Tolerance in intestinal inflammation and cancer

Marisa Vulcano, Silvio Danese, Antonio Sica

Research output: Contribution to journalArticlepeer-review


In the human body, mucosal surfaces of the intestinal tract are the largest and one of the most complex parts of the immune system. These surfaces are covered by a layer of epithelial cells which allows efficient absorption of nutrients but also serves to separate the intestine from an environment loaded with potential harmful agents. Discrimination between beneficial commensal bacteria, harmless antigens and pathogenic microorganisms is a central issue in the role that gut immune cells play in maintaining the balance between immune response and tolerance. However, the basis of this discrimination in the mucosal immune system, where this occurs and how it can affect both local and systemic responses is not yet well understood. Nevertheless, antigen uptake and presentation seems to be a crucial factor in this issue. In this review, we will discuss the key role of immune intestinal cells in the development of mucosal immunity, tolerance and disease.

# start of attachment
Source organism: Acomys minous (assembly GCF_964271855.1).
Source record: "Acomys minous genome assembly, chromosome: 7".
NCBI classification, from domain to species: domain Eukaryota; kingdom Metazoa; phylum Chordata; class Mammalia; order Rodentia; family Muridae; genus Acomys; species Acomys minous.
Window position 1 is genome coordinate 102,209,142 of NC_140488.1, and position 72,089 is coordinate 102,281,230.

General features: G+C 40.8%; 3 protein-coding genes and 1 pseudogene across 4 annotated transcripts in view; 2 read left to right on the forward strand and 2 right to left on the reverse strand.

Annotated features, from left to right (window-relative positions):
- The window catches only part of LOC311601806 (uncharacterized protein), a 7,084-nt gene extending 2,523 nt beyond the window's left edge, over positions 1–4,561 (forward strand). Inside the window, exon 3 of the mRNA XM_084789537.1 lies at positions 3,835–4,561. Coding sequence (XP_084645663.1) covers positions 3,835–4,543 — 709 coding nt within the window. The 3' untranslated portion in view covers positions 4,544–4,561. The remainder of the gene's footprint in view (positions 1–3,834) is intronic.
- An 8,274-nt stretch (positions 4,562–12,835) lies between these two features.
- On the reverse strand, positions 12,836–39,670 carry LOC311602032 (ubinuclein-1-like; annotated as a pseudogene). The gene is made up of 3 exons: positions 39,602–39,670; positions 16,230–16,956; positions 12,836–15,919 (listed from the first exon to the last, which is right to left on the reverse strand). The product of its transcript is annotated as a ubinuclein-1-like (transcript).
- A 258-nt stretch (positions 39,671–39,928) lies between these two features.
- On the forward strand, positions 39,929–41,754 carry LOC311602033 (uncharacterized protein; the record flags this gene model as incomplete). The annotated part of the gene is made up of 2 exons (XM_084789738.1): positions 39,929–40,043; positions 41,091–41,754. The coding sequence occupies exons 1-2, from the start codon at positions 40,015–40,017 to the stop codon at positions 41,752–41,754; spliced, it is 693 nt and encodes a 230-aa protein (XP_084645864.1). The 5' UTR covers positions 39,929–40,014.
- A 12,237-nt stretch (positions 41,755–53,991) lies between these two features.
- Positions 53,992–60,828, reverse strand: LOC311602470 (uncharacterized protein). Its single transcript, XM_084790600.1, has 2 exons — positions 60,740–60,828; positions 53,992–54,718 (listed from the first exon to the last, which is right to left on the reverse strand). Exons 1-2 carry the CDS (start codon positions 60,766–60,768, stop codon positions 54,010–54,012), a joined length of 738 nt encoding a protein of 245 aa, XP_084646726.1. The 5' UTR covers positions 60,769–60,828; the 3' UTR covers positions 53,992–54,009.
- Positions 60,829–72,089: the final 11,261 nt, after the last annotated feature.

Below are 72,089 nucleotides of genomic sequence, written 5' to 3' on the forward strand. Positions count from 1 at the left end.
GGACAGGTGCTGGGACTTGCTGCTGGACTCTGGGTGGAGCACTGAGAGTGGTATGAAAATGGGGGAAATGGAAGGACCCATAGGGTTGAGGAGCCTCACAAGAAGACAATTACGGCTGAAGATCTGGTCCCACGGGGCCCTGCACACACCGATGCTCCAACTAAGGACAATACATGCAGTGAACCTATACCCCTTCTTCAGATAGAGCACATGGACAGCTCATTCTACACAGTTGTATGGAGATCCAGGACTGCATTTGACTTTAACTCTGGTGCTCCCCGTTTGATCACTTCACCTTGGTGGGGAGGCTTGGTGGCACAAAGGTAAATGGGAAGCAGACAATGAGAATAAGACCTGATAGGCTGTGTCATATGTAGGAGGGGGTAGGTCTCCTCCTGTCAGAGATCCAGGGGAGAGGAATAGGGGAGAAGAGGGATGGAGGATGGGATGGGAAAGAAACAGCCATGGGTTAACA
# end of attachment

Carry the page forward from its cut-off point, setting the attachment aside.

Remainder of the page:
Original languageEnglish
Pages (from-to)404-412
Number of pages9
JournalCurrent Drug Targets
Issue number5
Publication statusPublished - May 2008


  • Dendritic Cells
  • Intestinal Epithelial Cells
  • Mesenteric Lymph Nodes
  • Peyers patches
  • T cell tolerance

ASJC Scopus subject areas

  • Molecular Medicine
  • Pharmaceutical Science


Dive into the research topics of 'Tolerance in intestinal inflammation and cancer'. Together they form a unique fingerprint.

Cite this